Optical microscope used at the Wiki Science Competition 2017 in Thailand
A ray of light being refracted in a plastic block.
18th-century microscopes from the Musée des Arts et Métiers, Paris
Refraction of light at the interface between two media of different refractive indices, with n2 > n1. Since the phase velocity is lower in the second medium (v2 < v1), the angle of refraction θ2 is less than the angle of incidence θ1; that is, the ray in the higher-index medium is closer to the normal.
Carl Zeiss binocular compound microscope, 1914
A pen partially submerged in a bowl of water appears bent due to refraction at the water surface.
Electron microscope constructed by Ernst Ruska in 1933
When a wave moves into a slower medium the wavefronts get compressed. For the wavefronts to stay connected at the boundary the wave must change direction.
Fluorescence microscope with the filter cube turret above the objective lenses, coupled with a camera.
A pencil part immersed in water looks bent due to refraction: the light waves from X change direction and so seem to originate at Y.
Types of microscopes illustrated by the principles of their beam paths
An image of the Golden Gate Bridge is refracted and bent by many differing three-dimensional drops of water.
Evolution of spatial resolution achieved with optical, transmission (TEM) and aberration-corrected electron microscopes (ACTEM).
The sun appears slightly flattened when close to the horizon due to refraction in the atmosphere.
Unstained cells viewed by typical brightfield (left) compared to phase-contrast microscopy (right).
Heat haze in the engine exhaust above a diesel locomotive.
Modern transmission electron microscope
Mirage over a hot road.
Transmission electron micrograph of a dividing cell undergoing cytokinesis
Water waves are almost parallel to the beach when they hit it because they gradually refract towards land as the water gets shallower.
Leaf surface viewed by a scanning electron microscope.
First atomic force microscope

The most common microscope (and the first to be invented) is the optical microscope, which uses lenses to refract visible light that passed through a thinly sectioned sample to produce an observable image.

- Microscope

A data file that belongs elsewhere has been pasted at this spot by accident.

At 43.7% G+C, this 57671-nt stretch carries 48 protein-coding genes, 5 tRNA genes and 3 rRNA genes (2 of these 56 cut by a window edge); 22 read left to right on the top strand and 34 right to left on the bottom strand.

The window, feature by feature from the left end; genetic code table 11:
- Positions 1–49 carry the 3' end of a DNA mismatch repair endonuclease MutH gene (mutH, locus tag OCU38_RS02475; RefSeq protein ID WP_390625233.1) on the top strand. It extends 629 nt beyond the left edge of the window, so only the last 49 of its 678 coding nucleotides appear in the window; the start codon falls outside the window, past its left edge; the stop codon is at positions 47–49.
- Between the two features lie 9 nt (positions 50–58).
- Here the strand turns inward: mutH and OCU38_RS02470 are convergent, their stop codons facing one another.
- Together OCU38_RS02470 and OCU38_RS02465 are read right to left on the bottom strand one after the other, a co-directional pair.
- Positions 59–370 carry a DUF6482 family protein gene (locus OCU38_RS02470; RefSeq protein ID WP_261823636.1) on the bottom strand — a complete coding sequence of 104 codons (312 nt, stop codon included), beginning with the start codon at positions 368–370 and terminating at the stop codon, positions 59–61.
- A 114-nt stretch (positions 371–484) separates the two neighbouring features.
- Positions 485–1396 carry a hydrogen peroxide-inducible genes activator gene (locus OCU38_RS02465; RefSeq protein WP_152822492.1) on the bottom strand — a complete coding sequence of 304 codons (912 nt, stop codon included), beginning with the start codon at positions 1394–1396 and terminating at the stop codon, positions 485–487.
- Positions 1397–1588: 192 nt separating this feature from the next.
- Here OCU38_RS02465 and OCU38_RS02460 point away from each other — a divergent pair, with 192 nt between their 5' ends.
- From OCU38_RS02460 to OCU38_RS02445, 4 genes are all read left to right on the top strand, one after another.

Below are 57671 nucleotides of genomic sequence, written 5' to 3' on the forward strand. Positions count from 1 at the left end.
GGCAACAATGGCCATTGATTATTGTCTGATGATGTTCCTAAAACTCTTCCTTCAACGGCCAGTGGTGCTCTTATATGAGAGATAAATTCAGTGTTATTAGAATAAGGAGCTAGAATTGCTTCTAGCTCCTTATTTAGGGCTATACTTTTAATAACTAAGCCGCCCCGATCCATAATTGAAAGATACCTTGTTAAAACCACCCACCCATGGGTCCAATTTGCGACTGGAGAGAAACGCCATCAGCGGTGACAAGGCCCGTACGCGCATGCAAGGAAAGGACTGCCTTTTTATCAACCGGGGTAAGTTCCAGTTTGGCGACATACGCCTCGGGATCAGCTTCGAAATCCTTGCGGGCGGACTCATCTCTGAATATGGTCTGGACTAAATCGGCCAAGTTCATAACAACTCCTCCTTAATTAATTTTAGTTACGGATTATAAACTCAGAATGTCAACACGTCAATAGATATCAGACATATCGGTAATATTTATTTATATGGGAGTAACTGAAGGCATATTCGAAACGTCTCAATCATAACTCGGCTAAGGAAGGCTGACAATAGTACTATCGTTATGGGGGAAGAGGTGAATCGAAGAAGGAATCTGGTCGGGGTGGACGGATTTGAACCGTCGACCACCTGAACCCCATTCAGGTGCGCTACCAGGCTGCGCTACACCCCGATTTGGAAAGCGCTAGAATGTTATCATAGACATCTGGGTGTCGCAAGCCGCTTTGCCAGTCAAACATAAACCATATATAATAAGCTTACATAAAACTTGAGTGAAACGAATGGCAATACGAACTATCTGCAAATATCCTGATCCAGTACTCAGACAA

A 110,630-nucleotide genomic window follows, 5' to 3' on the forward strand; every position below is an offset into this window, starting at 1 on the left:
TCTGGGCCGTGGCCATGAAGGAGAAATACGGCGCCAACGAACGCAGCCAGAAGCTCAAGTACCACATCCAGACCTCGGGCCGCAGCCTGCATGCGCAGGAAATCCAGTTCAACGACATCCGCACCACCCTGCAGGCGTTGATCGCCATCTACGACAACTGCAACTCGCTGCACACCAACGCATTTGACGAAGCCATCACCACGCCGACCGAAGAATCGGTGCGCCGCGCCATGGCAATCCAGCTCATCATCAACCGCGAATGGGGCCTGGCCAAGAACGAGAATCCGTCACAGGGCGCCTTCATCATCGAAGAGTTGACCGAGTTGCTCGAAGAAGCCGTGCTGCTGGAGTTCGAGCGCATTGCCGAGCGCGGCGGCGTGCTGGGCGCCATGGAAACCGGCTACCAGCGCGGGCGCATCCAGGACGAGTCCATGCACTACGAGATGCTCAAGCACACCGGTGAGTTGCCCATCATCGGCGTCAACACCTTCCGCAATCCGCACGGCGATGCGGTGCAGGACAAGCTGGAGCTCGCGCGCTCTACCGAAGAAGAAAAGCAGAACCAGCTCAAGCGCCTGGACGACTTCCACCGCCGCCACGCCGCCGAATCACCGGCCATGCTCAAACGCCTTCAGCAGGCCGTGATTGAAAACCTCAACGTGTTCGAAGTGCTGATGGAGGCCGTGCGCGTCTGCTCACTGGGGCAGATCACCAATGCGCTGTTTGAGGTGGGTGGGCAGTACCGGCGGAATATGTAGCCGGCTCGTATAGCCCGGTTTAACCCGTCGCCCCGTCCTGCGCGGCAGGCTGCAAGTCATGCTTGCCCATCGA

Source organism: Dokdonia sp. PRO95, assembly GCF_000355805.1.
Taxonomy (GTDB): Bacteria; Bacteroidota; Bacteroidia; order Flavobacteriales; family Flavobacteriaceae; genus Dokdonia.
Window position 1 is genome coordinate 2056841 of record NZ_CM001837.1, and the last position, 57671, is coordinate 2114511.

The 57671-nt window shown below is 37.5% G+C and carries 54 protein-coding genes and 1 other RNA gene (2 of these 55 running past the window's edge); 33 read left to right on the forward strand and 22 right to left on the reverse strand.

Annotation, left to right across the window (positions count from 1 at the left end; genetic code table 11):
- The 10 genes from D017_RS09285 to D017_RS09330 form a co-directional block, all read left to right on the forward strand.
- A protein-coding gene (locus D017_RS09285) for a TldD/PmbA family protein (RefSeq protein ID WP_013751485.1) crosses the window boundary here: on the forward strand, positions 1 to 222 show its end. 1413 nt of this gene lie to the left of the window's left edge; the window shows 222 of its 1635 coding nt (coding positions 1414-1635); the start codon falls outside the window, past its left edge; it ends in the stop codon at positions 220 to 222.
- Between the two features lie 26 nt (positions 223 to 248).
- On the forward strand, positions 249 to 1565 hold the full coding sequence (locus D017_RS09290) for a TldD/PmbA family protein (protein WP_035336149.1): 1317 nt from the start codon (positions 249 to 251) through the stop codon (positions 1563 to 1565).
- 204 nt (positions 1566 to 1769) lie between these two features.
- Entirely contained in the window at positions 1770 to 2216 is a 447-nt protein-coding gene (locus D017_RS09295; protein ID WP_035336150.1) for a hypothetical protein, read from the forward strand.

It is what optical lenses are based on, allowing for instruments such as glasses, cameras, binoculars, microscopes, and the human eye.

- Refraction
Optical microscope used at the Wiki Science Competition 2017 in Thailand

2 related topics

Alpha

A triangular prism dispersing a beam of white light. The longer wavelengths (red) and the shorter wavelengths (blue) are separated.

Light

Electromagnetic radiation within the portion of the electromagnetic spectrum that is perceived by the human eye.

Electromagnetic radiation within the portion of the electromagnetic spectrum that is perceived by the human eye.

A triangular prism dispersing a beam of white light. The longer wavelengths (red) and the shorter wavelengths (blue) are separated.
The electromagnetic spectrum, with the visible portion highlighted
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Beam of sun light inside the cavity of Rocca ill'Abissu at Fondachelli-Fantina, Sicily
Due to refraction, the straw dipped in water appears bent and the ruler scale compressed when viewed from a shallow angle.
Hong Kong illuminated by colourful artificial lighting.
Pierre Gassendi.
Christiaan Huygens.
Thomas Young's sketch of a double-slit experiment showing diffraction. Young's experiments supported the theory that light consists of waves.
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This change of direction is known as refraction.

Magnifying glasses, spectacles, contact lenses, microscopes and refracting telescopes are all examples of this manipulation.

A biconvex lens

Lens

A biconvex lens
Lenses can be used to focus light
Light being refracted by a spherical glass container full of water. Roger Bacon, 13th century
Lens for LSST, a planned sky surveying telescope
Types of lenses
The position of the focus of a spherical lens depends on the radii of curvature of the two facets.
A camera lens forms a real image of a distant object.
Virtual image formation using a positive lens as a magnifying glass.
Images of black letters in a thin convex lens of focal length f are shown in red. Selected rays are shown for letters E, I and K in blue, green and orange, respectively. Note that E (at 2f) has an equal-size, real and inverted image; I (at f) has its image at infinity; and K (at f/2) has a double-size, virtual and upright image.
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An aspheric biconvex lens.
Close-up view of a flat Fresnel lens.

A lens is a transmissive optical device which focuses or disperses a light beam by means of refraction.

Other uses are in imaging systems such as monoculars, binoculars, telescopes, microscopes, cameras and projectors.